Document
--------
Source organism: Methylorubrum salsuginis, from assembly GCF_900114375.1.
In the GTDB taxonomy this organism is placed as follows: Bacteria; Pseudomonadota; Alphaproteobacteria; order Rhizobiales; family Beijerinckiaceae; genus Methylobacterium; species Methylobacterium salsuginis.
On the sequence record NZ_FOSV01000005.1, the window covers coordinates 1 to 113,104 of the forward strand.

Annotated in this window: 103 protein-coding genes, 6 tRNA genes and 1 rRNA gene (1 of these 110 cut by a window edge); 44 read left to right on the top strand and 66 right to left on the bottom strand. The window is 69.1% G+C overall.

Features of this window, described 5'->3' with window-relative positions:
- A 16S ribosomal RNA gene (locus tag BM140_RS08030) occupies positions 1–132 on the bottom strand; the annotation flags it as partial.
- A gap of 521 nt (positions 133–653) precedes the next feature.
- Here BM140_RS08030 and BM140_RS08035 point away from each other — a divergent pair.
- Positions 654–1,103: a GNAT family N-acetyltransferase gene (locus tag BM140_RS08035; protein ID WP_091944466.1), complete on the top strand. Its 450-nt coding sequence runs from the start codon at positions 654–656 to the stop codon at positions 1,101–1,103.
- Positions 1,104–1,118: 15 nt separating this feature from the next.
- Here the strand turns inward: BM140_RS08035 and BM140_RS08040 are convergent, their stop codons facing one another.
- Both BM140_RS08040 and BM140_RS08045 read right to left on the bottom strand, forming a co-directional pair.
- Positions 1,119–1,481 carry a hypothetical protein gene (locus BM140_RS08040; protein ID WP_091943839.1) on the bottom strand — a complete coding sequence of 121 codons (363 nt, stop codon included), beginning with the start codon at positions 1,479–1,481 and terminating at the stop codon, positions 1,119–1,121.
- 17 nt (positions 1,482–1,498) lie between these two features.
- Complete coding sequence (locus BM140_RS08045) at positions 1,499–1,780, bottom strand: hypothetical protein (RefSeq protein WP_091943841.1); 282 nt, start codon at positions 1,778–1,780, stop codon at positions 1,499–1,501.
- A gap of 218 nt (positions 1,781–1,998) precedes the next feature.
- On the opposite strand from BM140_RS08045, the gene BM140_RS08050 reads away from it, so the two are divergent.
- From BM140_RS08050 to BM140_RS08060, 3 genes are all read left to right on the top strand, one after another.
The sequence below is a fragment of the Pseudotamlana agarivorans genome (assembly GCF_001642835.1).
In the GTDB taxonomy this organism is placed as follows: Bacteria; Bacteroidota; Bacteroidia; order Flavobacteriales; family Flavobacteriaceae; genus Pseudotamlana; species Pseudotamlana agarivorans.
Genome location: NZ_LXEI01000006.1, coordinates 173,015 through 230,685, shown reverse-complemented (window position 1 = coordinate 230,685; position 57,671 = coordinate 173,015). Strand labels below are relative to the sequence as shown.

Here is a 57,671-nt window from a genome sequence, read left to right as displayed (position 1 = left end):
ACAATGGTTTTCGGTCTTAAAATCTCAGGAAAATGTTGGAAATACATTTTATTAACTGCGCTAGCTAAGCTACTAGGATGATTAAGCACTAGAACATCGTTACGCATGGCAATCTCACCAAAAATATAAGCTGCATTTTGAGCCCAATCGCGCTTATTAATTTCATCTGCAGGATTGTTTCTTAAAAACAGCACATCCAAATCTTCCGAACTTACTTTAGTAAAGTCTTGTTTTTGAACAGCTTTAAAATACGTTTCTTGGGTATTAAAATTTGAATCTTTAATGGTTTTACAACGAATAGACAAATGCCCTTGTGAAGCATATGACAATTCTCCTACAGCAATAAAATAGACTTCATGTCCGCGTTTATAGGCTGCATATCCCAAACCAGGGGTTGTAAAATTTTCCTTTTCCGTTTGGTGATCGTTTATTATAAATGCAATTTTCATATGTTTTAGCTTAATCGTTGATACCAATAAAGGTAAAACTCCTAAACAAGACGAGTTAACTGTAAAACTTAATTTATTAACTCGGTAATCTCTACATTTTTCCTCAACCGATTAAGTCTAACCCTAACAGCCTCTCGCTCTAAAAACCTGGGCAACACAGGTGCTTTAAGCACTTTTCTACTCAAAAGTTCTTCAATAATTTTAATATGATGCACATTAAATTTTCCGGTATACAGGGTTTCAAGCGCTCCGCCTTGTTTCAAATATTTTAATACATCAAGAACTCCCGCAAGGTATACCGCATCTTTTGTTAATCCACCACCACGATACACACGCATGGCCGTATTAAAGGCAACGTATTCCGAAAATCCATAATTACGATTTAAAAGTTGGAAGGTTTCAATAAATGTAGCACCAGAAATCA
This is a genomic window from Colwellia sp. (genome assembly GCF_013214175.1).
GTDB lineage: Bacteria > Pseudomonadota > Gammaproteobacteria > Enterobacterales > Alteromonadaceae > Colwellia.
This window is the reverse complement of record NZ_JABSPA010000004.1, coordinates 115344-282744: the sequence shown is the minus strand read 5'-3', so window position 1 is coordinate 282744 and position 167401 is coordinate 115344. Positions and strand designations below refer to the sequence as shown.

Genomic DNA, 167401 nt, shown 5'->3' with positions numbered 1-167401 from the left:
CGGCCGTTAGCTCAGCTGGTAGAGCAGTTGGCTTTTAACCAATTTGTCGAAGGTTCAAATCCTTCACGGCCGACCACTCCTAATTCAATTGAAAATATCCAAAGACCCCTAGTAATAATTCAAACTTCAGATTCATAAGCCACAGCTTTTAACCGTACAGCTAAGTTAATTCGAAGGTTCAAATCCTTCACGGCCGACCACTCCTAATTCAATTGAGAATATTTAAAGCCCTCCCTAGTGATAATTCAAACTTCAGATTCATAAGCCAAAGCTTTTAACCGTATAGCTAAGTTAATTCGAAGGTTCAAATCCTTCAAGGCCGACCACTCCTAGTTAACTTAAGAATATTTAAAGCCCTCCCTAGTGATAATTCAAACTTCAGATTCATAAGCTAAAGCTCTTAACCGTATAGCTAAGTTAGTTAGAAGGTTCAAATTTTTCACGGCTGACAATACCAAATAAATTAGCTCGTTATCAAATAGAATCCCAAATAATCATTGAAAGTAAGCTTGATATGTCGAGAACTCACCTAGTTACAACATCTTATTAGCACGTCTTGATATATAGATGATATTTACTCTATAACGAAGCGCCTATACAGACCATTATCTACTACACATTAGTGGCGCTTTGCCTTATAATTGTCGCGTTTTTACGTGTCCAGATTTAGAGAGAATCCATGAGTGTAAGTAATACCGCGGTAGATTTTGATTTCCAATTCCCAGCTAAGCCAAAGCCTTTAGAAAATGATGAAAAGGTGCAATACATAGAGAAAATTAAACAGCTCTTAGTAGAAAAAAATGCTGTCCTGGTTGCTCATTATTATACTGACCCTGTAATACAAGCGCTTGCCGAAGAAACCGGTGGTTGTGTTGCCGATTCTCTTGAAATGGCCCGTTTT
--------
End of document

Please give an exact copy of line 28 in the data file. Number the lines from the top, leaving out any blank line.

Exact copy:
CGGCCGTTAGCTCAGCTGGTAGAGCAGTTGGCTTTTAACCAATTTGTCGAAGGTTCAAATCCTTCACGGCCGACCACTCCTAATTCAATTGAAAATATCCAAAGACCCCTAGTAATAATTCAAACTTCAGATTCATAAGCCACAGCTTTTAACCGTACAGCTAAGTTAATTCGAAGGTTCAAATCCTTCACGGCCGACCACTCCTAATTCAATTGAGAATATTTAAAGCCCTCCCTAGTGATAATTCAAACTTCAGATTCATAAGCCAAAGCTTTTAACCGTATAGCTAAGTTAATTCGAAGGTTCAAATCCTTCAAGGCCGACCACTCCTAGTTAACTTAAGAATATTTAAAGCCCTCCCTAGTGATAATTCAAACTTCAGATTCATAAGCTAAAGCTCTTAACCGTATAGCTAAGTTAGTTAGAAGGTTCAAATTTTTCACGGCTGACAATACCAAATAAATTAGCTCGTTATCAAATAGAATCCCAAATAATCATTGAAAGTAAGCTTGATATGTCGAGAACTCACCTAGTTACAACATCTTATTAGCACGTCTTGATATATAGATGATATTTACTCTATAACGAAGCGCCTATACAGACCATTATCTACTACACATTAGTGGCGCTTTGCCTTATAATTGTCGCGTTTTTACGTGTCCAGATTTAGAGAGAATCCATGAGTGTAAGTAATACCGCGGTAGATTTTGATTTCCAATTCCCAGCTAAGCCAAAGCCTTTAGAAAATGATGAAAAGGTGCAATACATAGAGAAAATTAAACAGCTCTTAGTAGAAAAAAATGCTGTCCTGGTTGCTCATTATTATACTGACCCTGTAATACAAGCGCTTGCCGAAGAAACCGGTGGTTGTGTTGCCGATTCTCTTGAAATGGCCCGTTTT